The workshop last Saturday at Blaydes House in Hull went extremely well. First point: Blaydes house is a beautiful old merchant’s house, with beautiful high-ceiling’d rooms, perfect for a workshop of this sort. Every University should have a resource like this one. Next point: we had some excellent papers. The first paper was on Templar preceptories in Lincolnshire and asked: What are the characteristics of a preceptory? How did they differ from other properties? Then there was a paper on the recent excavations at the Templars’ former commandery/preceptory at Faxfleet in Yorkshire, and a paper on the Templars’ properties in Scotland and what became of them after the Templars were dissolved — with a great map, locating all the properties! After lunch, there was a paper ‘clearing the ground’ for new research into the Templars and Hospitallers in the north of England, a progress report on research into Templars and Hospitallers in Ireland and their relations with kings and popes, and my own paper on Templars in the south-west margins of Templar property in England and Wales. I was arguing that although the Templars’ lands made a profit in the period 1307-13, when the additional costs of corrodies and pensions are taken into account they may not have been so profitable in the long term.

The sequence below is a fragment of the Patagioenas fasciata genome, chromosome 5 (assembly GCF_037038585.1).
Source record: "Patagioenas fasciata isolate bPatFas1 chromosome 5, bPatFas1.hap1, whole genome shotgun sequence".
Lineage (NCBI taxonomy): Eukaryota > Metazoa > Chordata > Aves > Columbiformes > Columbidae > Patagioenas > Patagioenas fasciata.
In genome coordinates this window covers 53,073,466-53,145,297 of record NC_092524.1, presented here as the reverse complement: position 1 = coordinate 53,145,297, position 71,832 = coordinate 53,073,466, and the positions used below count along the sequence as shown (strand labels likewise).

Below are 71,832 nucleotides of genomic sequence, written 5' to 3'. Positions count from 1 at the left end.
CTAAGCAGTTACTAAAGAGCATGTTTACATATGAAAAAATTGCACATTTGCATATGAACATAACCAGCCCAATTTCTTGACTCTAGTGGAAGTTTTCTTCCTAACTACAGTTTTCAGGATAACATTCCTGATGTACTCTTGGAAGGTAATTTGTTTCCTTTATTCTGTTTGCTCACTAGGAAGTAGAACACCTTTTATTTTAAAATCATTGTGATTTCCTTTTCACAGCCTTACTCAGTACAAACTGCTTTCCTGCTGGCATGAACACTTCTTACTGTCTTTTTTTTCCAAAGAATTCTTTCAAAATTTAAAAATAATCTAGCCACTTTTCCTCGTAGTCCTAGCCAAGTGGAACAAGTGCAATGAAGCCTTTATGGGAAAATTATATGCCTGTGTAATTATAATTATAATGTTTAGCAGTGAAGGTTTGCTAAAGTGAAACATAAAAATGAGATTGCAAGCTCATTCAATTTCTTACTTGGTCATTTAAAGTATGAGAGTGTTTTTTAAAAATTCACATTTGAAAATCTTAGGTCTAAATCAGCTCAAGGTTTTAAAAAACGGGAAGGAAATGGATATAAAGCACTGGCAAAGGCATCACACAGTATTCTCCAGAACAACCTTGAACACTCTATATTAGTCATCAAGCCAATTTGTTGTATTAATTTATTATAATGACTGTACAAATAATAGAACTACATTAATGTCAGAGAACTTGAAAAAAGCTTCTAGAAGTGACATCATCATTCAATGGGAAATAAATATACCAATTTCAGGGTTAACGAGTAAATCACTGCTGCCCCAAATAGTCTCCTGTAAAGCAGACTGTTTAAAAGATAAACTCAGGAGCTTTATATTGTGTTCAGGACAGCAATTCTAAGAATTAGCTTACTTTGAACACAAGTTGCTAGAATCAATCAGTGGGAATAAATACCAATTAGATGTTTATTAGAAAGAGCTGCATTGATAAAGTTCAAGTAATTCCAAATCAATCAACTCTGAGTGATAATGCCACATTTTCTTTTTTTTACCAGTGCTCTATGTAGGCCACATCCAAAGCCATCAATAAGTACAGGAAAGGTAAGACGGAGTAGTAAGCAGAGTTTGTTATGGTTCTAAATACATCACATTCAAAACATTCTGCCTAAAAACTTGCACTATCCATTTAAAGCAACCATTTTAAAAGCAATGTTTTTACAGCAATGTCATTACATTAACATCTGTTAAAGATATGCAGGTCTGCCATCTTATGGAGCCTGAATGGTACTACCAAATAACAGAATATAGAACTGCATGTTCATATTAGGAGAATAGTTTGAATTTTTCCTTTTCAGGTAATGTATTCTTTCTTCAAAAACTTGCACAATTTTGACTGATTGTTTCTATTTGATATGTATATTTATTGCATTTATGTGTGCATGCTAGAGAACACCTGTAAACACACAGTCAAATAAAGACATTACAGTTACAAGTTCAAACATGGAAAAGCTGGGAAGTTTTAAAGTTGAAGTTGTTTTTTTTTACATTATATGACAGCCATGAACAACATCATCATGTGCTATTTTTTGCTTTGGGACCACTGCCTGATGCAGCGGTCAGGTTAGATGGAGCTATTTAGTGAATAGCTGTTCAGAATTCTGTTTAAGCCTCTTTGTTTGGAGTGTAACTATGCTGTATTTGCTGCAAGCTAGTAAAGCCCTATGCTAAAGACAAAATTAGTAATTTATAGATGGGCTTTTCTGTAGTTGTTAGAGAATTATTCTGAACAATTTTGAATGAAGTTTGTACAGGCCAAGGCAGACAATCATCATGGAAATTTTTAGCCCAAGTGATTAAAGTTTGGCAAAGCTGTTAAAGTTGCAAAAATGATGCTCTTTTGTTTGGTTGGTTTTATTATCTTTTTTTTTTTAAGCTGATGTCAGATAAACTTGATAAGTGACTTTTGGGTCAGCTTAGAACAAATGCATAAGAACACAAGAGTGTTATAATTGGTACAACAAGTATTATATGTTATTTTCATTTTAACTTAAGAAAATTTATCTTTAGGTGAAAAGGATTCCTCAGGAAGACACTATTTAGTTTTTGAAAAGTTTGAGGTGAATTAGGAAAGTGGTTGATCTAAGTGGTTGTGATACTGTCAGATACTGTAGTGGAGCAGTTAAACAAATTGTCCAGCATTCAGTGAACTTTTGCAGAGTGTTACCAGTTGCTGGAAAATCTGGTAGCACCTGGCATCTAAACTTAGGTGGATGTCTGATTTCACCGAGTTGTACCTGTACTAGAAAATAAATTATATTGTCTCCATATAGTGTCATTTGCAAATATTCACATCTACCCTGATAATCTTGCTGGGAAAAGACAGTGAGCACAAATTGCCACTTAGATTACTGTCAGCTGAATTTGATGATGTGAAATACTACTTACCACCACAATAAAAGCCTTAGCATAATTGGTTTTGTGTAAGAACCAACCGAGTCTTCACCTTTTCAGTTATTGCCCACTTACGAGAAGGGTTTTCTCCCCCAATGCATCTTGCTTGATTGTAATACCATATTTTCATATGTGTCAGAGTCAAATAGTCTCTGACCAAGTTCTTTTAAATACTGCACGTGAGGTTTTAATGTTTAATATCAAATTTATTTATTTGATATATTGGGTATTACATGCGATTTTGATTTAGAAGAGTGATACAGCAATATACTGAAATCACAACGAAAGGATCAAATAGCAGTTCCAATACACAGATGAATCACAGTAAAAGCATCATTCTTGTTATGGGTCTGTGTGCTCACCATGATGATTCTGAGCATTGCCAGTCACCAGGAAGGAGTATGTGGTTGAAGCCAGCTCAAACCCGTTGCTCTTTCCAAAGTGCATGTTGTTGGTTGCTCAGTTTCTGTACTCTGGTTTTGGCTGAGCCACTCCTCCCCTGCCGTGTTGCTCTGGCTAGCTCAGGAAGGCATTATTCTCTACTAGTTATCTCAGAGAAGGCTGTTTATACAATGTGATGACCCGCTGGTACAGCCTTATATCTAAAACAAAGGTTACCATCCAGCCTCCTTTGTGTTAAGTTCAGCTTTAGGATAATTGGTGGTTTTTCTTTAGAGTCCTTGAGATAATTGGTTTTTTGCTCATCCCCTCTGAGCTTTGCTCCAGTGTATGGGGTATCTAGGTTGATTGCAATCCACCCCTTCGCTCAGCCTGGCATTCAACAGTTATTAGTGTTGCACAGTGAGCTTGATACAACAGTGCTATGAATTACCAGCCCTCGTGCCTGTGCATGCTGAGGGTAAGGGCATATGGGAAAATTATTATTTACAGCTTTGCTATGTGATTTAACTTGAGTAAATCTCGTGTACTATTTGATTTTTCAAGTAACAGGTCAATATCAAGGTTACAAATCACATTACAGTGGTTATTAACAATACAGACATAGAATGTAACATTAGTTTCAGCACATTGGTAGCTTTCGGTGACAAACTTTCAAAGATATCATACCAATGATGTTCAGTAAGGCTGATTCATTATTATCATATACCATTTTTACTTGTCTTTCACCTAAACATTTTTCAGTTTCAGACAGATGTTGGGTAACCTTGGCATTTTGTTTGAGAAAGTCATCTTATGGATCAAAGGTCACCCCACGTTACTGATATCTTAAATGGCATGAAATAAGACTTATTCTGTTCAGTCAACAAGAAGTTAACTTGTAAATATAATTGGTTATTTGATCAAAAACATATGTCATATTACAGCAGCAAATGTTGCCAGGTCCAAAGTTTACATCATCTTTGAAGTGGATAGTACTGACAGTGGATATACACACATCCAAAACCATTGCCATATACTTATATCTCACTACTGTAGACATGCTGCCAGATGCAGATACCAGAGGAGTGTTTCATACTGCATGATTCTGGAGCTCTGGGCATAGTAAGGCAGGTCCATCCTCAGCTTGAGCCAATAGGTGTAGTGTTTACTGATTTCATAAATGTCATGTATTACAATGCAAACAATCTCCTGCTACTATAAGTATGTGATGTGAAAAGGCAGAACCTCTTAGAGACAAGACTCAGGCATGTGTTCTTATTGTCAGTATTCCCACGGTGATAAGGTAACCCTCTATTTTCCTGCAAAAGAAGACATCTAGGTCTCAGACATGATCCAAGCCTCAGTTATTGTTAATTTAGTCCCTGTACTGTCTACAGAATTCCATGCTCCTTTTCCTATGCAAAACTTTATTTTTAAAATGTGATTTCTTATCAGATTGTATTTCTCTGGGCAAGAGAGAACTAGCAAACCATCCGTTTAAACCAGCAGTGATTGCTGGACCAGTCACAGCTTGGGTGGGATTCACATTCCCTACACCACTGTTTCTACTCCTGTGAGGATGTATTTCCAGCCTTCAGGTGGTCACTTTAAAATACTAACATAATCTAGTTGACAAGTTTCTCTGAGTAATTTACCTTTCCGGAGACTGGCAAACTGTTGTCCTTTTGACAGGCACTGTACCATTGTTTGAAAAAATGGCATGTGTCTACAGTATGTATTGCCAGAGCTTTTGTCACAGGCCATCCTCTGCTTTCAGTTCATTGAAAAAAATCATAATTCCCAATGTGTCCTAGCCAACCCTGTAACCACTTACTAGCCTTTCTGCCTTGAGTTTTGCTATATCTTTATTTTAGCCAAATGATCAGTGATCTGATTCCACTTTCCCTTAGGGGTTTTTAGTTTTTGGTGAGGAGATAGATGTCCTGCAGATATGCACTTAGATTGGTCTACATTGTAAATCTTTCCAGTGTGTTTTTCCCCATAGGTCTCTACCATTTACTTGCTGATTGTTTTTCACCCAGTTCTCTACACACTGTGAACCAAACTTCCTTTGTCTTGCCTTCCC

John Walker and I are now considering a follow-up meeting, to include those who couldn’t get to this workshop, and for further progress reports from those who came this time. We are also thinking about publishing the papers in some form, perhaps online.
(This blog was originally posted to Gawainsmum and reblogged here.)